Famous businessman of The Hollywood Reporter 2022 – The Hollywood Reporter

By the middle of the last decade, Kevin Hart had climbed the highest comedy mountain he could, reliably filling arenas, releasing top-rated Netflix specials, and creating great shows. No. 1 hit movie like In another hand and Along. But for Hart, becoming rich and famous is just the first step to becoming richer.

Today’s star is a commodity, easier to make money than ever, and few have figured out how to use it more effectively than Hart, who in parallel with his comedy career has built a diverse business empire from movies and TV to health and fitness, consumer packaged goods, spirits, sportswear, financial technology and biotechnology. Seems like every A-list star has a production company, lots of brands (interested in Nespresso?), a select few who have built their own successful brands (Casamigos, anyone? ?) fund. What sets Hart apart from other entertainers is not only the fact that he does all of the above, but also the speed at which he realizes his ambitions: No one can claim that he did it. have a more fulfilling 2022.

Regardless of your demographic profile, it’s unlikely that you’ve never seen Hart in an ad targeted at you. He’s signed partnerships with many brands, including Sam’s Club and DraftKings, and continues to do commercials for JPMorgan Chase, all of which he loves so much. “It’s easy for me to hold on [these brands] and embed them in my day,” Hart said. “It was never a stretch.”

He’s even more excited about the consumer product companies he currently has a stake in. In the fitness arena, they include the Hydrow rowing machine, of which he is an investor and creative director, and Fabletics. In 2020, Hart launches the Fabletics Men line, which released its third activewear collection in January. “The success around the brand is tied to my success because not only do I love the product, I believe the world will love it too,” says Hart. “So having Fabletics every day, all day, it’s not a chore. It’s a must, isn’t it?”

Kevin Hart - Men's Fables

Kevin Hart in Fabletics Men costume.

Courtesy of Fabletics

In May, Hart introduced his premium tequila, Gran Coramino, which pitted him against Dwayne Johnson’s own friend and frequent co-star Teremana brand. Hart had been approached by brands over the years but didn’t pull the trigger until he met 11th-generation tequila maker Juan Domingo Beckmann, who custom crafted Hart an ultra-filtered cristalino ($59). ) and a newly launched añejo. ($113).

Then, in August, Hart opened the first location of Hart House, his plant-based fast food chain, in the Westchester neighborhood of Los Angeles. The comedian switched to a flexible diet (mostly plant-based, some chicken) after years of “smashing red meat non-stop” on the road and seeing “many people in his house fall into pain.” heart disease, high blood pressure, stroke” as a result of poor nutrition. Hart’s idea was to introduce the benefits of a plant-centered diet to communities with such few options.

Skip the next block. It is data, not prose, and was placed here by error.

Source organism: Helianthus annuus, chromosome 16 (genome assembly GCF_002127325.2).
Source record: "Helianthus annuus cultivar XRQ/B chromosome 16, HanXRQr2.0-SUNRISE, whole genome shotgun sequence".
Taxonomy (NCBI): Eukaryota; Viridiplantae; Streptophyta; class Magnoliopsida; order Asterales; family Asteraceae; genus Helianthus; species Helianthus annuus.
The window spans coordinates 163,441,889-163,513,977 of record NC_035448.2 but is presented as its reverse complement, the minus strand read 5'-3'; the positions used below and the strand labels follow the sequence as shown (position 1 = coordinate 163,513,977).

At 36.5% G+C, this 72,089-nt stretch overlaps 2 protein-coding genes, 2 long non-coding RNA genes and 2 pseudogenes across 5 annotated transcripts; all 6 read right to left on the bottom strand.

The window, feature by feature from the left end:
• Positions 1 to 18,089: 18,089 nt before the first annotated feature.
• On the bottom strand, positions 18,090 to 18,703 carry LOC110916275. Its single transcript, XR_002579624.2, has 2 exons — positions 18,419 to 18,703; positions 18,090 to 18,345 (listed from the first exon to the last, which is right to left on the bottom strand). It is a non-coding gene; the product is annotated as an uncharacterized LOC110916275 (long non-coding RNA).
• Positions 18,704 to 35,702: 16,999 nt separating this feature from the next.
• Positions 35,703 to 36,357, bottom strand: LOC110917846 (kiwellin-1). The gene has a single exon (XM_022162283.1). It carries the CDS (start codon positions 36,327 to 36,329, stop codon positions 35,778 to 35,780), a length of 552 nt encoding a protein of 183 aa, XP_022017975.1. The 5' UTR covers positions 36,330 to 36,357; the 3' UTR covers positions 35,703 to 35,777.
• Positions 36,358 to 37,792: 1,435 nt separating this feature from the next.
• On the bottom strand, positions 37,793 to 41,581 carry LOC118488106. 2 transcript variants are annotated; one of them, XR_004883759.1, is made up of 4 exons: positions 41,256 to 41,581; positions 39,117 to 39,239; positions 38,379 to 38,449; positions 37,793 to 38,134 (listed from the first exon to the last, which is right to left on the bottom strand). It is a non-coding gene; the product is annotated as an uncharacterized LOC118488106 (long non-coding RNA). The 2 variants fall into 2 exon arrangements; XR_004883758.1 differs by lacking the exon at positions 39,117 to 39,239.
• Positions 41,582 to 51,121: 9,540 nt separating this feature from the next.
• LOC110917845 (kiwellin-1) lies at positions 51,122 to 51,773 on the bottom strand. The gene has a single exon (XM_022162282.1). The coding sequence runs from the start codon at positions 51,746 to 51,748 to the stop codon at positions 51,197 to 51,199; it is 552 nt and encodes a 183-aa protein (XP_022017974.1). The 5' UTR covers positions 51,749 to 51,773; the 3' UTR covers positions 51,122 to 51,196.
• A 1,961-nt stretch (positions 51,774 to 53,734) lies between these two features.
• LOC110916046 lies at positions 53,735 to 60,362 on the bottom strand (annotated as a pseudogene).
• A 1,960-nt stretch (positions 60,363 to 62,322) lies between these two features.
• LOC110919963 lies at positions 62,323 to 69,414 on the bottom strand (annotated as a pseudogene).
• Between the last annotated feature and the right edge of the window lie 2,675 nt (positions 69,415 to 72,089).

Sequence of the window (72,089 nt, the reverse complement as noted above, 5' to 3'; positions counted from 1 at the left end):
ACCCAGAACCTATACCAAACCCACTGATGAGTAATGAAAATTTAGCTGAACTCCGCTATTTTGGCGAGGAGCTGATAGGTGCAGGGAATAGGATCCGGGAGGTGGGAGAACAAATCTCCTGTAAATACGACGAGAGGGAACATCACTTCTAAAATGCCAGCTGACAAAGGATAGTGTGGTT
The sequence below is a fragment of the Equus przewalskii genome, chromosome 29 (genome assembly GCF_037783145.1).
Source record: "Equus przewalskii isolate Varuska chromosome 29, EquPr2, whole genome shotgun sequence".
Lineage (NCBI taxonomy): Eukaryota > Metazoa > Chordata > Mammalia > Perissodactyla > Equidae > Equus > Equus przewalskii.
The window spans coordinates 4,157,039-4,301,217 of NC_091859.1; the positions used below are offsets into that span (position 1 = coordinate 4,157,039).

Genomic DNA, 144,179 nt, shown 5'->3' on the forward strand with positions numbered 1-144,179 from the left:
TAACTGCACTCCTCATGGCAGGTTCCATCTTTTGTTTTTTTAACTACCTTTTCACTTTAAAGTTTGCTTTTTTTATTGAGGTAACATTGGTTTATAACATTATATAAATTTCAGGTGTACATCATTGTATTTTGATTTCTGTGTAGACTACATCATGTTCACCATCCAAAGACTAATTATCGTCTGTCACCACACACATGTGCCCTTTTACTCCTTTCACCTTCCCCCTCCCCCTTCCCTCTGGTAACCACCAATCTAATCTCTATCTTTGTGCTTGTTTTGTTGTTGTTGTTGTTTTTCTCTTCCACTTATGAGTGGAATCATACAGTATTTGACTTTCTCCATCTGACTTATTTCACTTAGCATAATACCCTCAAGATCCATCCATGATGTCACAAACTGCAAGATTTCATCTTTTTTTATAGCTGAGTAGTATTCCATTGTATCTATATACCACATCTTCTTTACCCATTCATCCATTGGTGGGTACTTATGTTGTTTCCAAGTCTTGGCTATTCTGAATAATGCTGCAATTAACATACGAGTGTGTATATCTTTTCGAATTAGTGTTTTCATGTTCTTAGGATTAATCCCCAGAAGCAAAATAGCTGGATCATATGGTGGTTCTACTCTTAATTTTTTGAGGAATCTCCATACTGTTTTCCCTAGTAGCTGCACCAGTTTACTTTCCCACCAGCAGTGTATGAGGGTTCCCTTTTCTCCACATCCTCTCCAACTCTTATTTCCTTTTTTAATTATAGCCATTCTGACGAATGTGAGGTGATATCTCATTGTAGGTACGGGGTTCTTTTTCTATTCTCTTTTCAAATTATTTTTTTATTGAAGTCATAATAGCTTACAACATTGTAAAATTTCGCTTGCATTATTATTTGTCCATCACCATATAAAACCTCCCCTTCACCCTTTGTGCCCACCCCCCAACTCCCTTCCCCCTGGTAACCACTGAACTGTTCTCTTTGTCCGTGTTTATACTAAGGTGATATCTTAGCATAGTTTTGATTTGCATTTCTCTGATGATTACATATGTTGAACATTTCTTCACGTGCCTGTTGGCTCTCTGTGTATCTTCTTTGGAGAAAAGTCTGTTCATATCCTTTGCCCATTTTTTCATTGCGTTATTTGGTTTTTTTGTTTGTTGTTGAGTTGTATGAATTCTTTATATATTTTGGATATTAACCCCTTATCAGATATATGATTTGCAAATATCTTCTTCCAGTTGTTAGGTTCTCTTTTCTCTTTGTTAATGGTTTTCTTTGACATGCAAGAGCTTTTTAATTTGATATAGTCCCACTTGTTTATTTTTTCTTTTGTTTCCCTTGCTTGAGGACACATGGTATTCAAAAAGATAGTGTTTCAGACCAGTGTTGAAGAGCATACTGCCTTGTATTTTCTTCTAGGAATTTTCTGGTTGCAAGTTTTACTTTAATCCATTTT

Star at Hart House in the Westchester area of ​​LA.  This plant-based restaurant also has a location in Monrovia, California, with a third diner on its way to Hollywood.

Star at Hart House in the Westchester area of ​​LA. This plant-based restaurant also has a location in Monrovia, California, with a third diner on its way to Hollywood.

Courtesy of the subject

For good measure, in the spring, Hart founded his new media production company, Hartbeat, attracting a $100 million investment from private equity firm Abry Partners.

According to Thai Randolph, Hartbeat’s CEO, Hart’s year of great success is a direct result of a four-day full brainstorming process at the Montage Hotel in Cabo in mid-2021. Hart has dispatched 60 employees members came down to lift morale at the height of the pandemic, but the retreat turned out to be “a call to action across this ecosystem for us to dream bigger, to collaborate in bolder ways.” and rethink the possibilities of what could happen. happen,” Randolph said.

Hart had a good trading eye before he became a household name. He self-funded some of his original specials, spending $750,000 to produce and release his 2011 special. Laugh at my pain in theaters, grossing over $7 million. That success only strengthened Hart’s entrepreneurial ambitions. “I was not the entrepreneur I am today,” Hart said. “Initially, I didn’t know anything. I’m a sponge and I absorb a lot of information when I’m around people who are doing the things I want to do.”

Kevin Hart - Thuy

Kevin Hart in a campaign image for the Hydrow rowing machine.

Courtesy of Hydrow

Robert Roman, an asset manager who met Hart at a summit a few years later, recalls that from that moment, it was clear that Hart “wanted to be a tycoon.” He and Hart got along well, and today Roman oversees Hart Ventures, the entertainer’s venture capital arm, which has minority stakes in dozens of companies that match his interests and values. Hart, which includes streetwear brand Mitchell & Ness, vegan food company BeyondMeat, and social food-ordering platform Snackpass. In October, Hartbeat Ventures announced its first institutional investment, from JP Morgan.

Hart rarely spends more than a few months at home in Los Angeles, but when he does, he’s at the Encino office every day. Randolph admits the comedian couldn’t resist making outlandish jokes during meetings. “But, surprisingly,” she said, “the one thing that was no joke to him was money and bottom line.”

This story first appeared in the November 21 issue of The Hollywood Reporter. Click here to sign up.

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